Recently, Alamm et al. [17] obtained Bayesian prediction intervals for future order statistics from the generalized exponential distribution. Kundu and Howlader [18] studied Bayesian inference and prediction of inverse Weibull distribution for Type-II censored data. Ahmadi et al. [19] considered the Bayesian prediction of order statistics based on k-record values from exponential distribution. Ahmadi and MirMostafaee [20] obtained prediction intervals for order statistics as well as for the mean life time from a future sample based on observed usual records from an exponential distribution. Ali Mousa and Al-Sagheer [21] discussed the prediction problems for the Rayleigh based on progressively TypeII censored data. The Burr system of distributions includes twelve types of cumulative distribution functions which yield a variety of density shapes and were listed in Burr [22]. Its has applied in business, chemical engineering, quality control, medical and reliability studies.

The probability density function (pdf) and cumulative distribution function (cdf) of the Burr type XII distribution denoted by Burr are given, respectively, by

(1)

and

(2)

The two-parameter Burr type XII distribution has unimodal or decreasing failure rate function

. It is clear that the parameter

does not affect the shape of failure rate function and is the shape parameter. Also, has a unimodal curve when achieving a maximum at

and it has decreasing failure rate function when. Thus the shape parameter plays an important role for the distribution. Its capacity to assume various shapes often permits a good fit when used to describe biological, clinical or other experimental data. Rodriguez [23] introduced the basic statistical property of Burr type XII model. Lee et al. [24] obtained the Bayes and empirical Bayes estimators of reliability performances of this model under progressively type-II censored samples.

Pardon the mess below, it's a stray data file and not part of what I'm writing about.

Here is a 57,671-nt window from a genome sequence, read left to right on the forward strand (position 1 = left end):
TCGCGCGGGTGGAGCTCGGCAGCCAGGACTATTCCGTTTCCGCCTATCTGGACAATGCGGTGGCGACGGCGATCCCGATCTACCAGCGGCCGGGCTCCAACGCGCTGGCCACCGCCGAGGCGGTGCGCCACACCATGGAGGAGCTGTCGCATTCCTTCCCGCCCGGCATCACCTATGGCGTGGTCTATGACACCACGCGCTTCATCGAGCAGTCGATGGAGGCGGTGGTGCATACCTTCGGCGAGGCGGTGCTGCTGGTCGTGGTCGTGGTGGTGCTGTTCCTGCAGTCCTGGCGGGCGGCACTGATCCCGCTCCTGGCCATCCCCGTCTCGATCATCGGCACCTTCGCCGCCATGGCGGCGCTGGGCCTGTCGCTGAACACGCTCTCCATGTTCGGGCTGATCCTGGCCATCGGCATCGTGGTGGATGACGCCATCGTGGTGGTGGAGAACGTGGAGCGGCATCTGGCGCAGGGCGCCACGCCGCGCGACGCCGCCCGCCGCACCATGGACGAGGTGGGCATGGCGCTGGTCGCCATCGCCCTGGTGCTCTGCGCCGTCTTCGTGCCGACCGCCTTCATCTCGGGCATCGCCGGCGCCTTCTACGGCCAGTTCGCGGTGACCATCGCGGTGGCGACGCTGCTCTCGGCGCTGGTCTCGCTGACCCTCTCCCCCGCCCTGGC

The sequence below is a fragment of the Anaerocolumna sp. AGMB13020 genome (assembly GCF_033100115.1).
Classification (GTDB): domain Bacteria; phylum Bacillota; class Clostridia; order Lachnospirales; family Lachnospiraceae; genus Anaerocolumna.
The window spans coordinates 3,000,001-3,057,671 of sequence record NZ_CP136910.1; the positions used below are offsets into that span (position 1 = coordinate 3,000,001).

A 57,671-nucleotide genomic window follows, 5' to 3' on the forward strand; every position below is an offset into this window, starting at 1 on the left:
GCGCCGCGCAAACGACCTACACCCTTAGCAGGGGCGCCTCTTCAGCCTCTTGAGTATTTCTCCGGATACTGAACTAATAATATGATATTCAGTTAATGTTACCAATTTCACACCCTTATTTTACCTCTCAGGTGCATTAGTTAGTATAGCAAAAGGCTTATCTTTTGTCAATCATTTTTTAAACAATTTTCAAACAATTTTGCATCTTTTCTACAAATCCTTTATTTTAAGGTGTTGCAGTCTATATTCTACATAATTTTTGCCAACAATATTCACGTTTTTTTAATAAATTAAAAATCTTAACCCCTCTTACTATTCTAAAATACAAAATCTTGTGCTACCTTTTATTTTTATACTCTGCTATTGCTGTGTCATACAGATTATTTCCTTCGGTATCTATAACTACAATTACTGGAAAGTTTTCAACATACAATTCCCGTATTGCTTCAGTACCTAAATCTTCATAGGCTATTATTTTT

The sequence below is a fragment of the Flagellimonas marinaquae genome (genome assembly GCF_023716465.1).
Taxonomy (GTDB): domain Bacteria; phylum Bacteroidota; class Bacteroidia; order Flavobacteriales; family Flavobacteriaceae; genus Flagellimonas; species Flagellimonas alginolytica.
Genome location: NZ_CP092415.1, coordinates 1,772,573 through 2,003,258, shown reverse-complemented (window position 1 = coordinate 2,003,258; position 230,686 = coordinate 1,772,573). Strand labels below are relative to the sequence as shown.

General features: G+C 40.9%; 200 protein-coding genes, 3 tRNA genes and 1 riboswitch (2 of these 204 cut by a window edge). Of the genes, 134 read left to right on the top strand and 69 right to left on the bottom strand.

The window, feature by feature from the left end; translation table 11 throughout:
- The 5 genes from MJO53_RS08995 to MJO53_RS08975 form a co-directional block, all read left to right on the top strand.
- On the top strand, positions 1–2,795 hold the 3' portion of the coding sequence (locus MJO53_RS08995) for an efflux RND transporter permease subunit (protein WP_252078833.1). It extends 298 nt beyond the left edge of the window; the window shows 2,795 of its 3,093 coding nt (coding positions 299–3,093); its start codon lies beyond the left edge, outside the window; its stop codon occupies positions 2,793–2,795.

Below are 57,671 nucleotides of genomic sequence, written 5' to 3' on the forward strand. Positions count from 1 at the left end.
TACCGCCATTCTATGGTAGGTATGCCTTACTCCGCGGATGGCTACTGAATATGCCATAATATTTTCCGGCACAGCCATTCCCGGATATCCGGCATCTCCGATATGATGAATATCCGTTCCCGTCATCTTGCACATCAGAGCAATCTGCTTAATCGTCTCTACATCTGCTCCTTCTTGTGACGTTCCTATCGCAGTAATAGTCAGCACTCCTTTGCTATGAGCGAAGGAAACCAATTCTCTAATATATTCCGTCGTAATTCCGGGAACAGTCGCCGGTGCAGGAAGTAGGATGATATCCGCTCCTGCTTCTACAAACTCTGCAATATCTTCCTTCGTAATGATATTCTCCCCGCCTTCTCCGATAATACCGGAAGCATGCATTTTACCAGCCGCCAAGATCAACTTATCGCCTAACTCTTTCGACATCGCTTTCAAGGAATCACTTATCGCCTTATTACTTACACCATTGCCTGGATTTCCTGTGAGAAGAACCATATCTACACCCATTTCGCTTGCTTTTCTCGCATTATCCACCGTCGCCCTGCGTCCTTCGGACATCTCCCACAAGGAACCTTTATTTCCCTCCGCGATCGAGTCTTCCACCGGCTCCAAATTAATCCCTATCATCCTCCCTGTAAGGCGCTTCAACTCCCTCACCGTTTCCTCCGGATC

In this paper first we consider the Bayesian inference of the shape parameters for progressive first failure censored data when both parameters are unknown. We assumed that the shape parameters and have the gamma prior and they are independently distributed. As expected in this case also, the Bayes estimates can not be obtained in closed form. We propose to use the Gibbs sampling procedure to generate MCMC samples, and then using the importance sampling methodology, we obtain the Bayes estimates of the unknown parameters. We perform some simulation experiments to see the behavior of the proposed Bayes estimators and compare their performances with the maximum likelihood estimators (MLEs).